Language is an important method of communication for people. According to Innatist theory, the ability to understand a first-language creates the opportunity to unlock knowledge that a human is believed to be able to process innately. Innatist theory is an idea that has had many pioneers over the decades, but much of the credit for this theory is given to Noam Chomsky.
Chomsky looked at the current theories about behavior in children and found that something was lacking in them. Many arguments suggested that children tend to learn language by imitating those who are close to them, such as their parents. If imitation was truly the foundation of first-language understanding, the Chomsky had an important question to ask.
Why do children often say things that they have never heard before?
To solve this issue, Chomsky formed the foundation of the Innatist theory. He suggests that children are born with a built-in ability to learn a first-language. He refers to this ability as LAD – a “Language Acquisition Device.”
Do People Have Built-in Rules for All Human Languages?
Within the Innatist theory, Chomsky suggests that there is a template for learning a first-language. He puts for the idea that everyone is born with a common set of rules that are followed to learn this language. Called “Universal Grammar,” this theory suggests that infants can pick up on grammatical language rules as communication occurs around them. Because they hear words spoken in a specific way, they can construct their first-language grammar on their own.
Children then test out their grammar templates as they get older so they can refine their language. A classic example of this testing process occurs when a child is referring to something in the past tense. Many children, when referring to a previous snack or meal, recognize that they were eating. They can also recognize that in English, a past tense of a verb ends with “ed.” For this reason, you’ll see many young children learning English as a first-language saying that they “eated” something.
Of course, a parent or adult who is fluent in the first-language will correct the grammatical error. “It’s not ‘eated,’ but ate.” The child then learns different past-tense grammatical rules to specific words and will become more fluent in their first-language.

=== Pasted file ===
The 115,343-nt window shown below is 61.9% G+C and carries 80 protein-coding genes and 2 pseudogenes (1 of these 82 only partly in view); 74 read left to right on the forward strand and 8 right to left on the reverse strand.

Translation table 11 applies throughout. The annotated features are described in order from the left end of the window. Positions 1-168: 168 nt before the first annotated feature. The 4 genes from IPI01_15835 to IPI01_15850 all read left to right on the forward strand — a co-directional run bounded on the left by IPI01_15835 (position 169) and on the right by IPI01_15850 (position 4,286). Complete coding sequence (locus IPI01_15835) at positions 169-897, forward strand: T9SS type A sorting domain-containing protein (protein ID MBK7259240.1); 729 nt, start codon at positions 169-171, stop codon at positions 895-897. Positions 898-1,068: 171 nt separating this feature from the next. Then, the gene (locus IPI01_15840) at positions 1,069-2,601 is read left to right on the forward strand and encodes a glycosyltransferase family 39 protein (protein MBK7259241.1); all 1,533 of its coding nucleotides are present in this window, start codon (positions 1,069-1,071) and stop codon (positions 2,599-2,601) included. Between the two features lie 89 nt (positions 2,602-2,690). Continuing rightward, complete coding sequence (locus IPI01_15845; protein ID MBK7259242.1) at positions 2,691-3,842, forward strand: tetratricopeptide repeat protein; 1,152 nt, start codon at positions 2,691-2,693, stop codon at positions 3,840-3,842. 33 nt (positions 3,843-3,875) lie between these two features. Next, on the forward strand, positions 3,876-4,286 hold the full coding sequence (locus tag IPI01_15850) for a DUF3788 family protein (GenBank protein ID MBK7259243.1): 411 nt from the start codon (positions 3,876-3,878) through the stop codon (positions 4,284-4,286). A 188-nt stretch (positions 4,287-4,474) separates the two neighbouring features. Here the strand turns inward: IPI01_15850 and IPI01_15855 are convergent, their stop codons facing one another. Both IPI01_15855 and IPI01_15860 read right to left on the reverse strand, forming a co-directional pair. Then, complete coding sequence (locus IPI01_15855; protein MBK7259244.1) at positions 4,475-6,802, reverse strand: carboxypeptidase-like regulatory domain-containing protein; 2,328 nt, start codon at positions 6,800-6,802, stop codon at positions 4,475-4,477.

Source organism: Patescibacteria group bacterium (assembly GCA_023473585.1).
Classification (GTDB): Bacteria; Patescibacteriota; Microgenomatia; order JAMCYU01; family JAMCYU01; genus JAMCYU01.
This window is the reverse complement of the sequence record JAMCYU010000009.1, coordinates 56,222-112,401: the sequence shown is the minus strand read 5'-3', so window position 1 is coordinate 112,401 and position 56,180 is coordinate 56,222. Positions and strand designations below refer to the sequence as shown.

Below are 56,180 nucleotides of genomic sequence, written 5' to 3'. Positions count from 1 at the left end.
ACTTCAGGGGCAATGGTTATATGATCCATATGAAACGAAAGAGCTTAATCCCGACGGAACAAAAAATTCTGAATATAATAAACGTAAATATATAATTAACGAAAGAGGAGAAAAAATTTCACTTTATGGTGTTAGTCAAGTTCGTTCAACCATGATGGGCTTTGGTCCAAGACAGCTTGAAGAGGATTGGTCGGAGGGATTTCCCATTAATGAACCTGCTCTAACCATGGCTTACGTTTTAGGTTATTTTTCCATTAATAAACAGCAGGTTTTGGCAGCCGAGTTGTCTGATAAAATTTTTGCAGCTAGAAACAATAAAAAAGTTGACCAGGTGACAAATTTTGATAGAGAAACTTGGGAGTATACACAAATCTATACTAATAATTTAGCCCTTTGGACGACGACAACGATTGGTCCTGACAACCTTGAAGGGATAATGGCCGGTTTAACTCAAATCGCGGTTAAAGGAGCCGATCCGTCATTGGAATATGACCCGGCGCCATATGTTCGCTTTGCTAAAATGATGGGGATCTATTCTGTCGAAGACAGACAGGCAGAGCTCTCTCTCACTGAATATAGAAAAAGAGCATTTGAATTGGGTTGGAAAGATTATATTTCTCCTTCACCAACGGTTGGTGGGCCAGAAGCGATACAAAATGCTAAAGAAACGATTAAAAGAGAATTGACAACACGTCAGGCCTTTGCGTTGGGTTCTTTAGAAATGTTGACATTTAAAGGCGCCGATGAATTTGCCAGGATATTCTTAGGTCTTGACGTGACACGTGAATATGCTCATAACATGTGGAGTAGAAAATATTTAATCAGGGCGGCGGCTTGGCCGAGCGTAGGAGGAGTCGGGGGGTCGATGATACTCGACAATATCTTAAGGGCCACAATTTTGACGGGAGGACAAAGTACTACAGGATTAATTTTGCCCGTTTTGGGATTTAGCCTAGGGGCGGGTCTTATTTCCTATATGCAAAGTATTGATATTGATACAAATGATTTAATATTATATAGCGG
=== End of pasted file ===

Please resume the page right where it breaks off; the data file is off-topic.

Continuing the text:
This means children, even before they make it to school, are creating sentences that are based on the rules of language so they can speak that language fluently. Schools, when teaching grammatical rules, aren’t specifically teaching a “language.” They are teaching children how to translate their knowledge of a spoken first-language into a writing-based communication method.
The Idea of Innatism is an Ancient One
Although Chomsky is often credited as a pioneer of Innatist theory, he was far from the first theorist or philosopher to suggest that the human mind has knowledge which is thought to be universal in concept. Innatism is at the foundation of the nature vs nurture debate.
One of the first ideas that could be considered an Innatist theory comes to us from Plato. He suggested that there are concepts which humanity believes to be universally true, but that truth doesn’t come from knowledge that is conveyed from one person to another. In “Meno,” Plato talks of a situation when Socrates spoke with a boy about geometry. The boy, who had no knowledge of geometric theorems, could answer the questions accurately.
Descartes also suggested that humans have innate knowledge that presents itself in the thoughts that each person forms over the course of their life. Even sensory ideas are shaped by an innate ability or knowledge that is present from birth.
Criticism of Innatist Theory
John Locke is often referenced when criticizing Innatist theory. Locke suggests that there is no universal assent. He suggests that people are born with a blank slate. Their knowledge comes from sensory data that is formed through empirical knowledge that is obtained through observation and inquiry.
Where one person might see no explanation for a statement from a child, Locke suggests that people are collecting information from the moment they are born. This information is retained by the brain and can then be accessed when there is a first-language capability available to them.
What seems innate is instead empirical learning, which would then make Innatist theory irrelevant.
As environments change, new information must be obtained to allow for survival. When an environment is stable, the only information that would be required is that which would be required for survival. Stability would mean that information could be obtained once and then used throughout a lifetime.
How one sees the world will likely depend on how they view Innatist theory. If the world is a place of constants, then Innatist theory makes sense. If the world is ever-changing, then this theory could not apply.